Currently, she serves on the Mercer County Early Settlement Panel, and was appointed by the Supreme Court of New Jersey to the District VII Ethics Committee where she serves as chair. Smith is frequently court-appointed as a parenting coordinator for divorced families with high conflict and as a guardian “ad litem” for children whose parents are embroiled in custody disputes. She is the Bar Association liaison to the Mercer County Domestic Violence Working Group, and secretary of the Mid-Jersey Collaborative Law Alliance.
After graduation from law school, attorney Grace Dennigan was licensed in New Jersey, and completed a judicial clerkship in Union County. She became an associate at Carchman, Annich, Socher & Shuster, a Princeton law firm, before joining the Attorney General’s office in 1987. After a great deal of jury trial work there, she returned to private practice, and has since concentrated on family law.
In addition to her law practice, Dennigan teaches the Family Law For Paralegals course at Mercer County Community College as well as courses for the NJ Institute for Continuing Legal Education.
Although a seasoned litigator, she is also a trained collaborative lawyer as well as a mediator, and is dedicated to offering these services to the practice as alternatives to litigation.
Few things are more difficult and stressful than going through a divorce. Separating finances, selling or keeping the house, joint or sole custody of the children, debt division, parenting time and visitation, alimony — these are just a few of the legal issues that are involved.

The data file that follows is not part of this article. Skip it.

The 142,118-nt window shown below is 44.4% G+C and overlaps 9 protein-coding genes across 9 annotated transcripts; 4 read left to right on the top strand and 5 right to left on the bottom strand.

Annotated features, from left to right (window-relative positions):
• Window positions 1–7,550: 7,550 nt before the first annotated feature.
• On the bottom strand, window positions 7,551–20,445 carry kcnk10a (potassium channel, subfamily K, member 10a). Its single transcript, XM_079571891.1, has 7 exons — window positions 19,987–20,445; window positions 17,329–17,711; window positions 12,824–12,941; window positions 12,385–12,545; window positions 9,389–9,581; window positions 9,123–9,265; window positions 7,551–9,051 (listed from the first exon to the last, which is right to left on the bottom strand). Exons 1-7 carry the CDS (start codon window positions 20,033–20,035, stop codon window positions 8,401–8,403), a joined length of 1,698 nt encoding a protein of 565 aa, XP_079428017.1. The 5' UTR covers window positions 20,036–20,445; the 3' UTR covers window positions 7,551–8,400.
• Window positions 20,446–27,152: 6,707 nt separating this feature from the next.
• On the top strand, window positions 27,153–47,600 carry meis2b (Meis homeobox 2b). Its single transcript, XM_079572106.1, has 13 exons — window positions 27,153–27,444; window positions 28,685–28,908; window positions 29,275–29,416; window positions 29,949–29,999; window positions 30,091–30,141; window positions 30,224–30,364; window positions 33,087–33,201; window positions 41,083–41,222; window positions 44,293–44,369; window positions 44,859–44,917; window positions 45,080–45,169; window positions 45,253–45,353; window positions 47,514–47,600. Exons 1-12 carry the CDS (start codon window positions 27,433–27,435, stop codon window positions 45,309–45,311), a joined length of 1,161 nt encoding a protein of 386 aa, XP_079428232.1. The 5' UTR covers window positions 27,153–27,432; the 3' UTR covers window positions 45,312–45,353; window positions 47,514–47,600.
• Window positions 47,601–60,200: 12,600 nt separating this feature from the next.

How these are determined will influence the way the parties can go forward and build a new future.
DCS represents clients in court-litigated divorces and out-of-court settlements. Litigated matters officially begin with the filing of a divorce complaint and end with a trial and decision. Uncontested cases are negotiated and often signed before either spouse has contact with the court. Other scenarios are also available, and the DCS partners always work to provide the best option and outcome for the client.
This even includes referrals to marriage counselors, as the attorneys are proponents of spouses staying together, whenever possible.
If not, however, the DCS partners work diligently to help clients through the divorce, mindful as Mia Cahill notes, “We’ve seen a lot, and divorce is very individual. As no marriage is the same, no divorce is the same.
“The reasons can range from physical abuse to general malaise. Many clients have already decided to divorce when they call us, and have often sought help from marriage counselors, therapists, etc.”
People can become estranged for a variety of reasons, the partners point out. There can be financial difficulties, one spouse can stray, there may be problems over the children. Sometimes, a tragedy or difficult situation can exacerbate existing issues and drive people apart.
Currently, and unfortunately, reports have indicated that incidents of domestic abuse have risen during the COVID-19 crisis.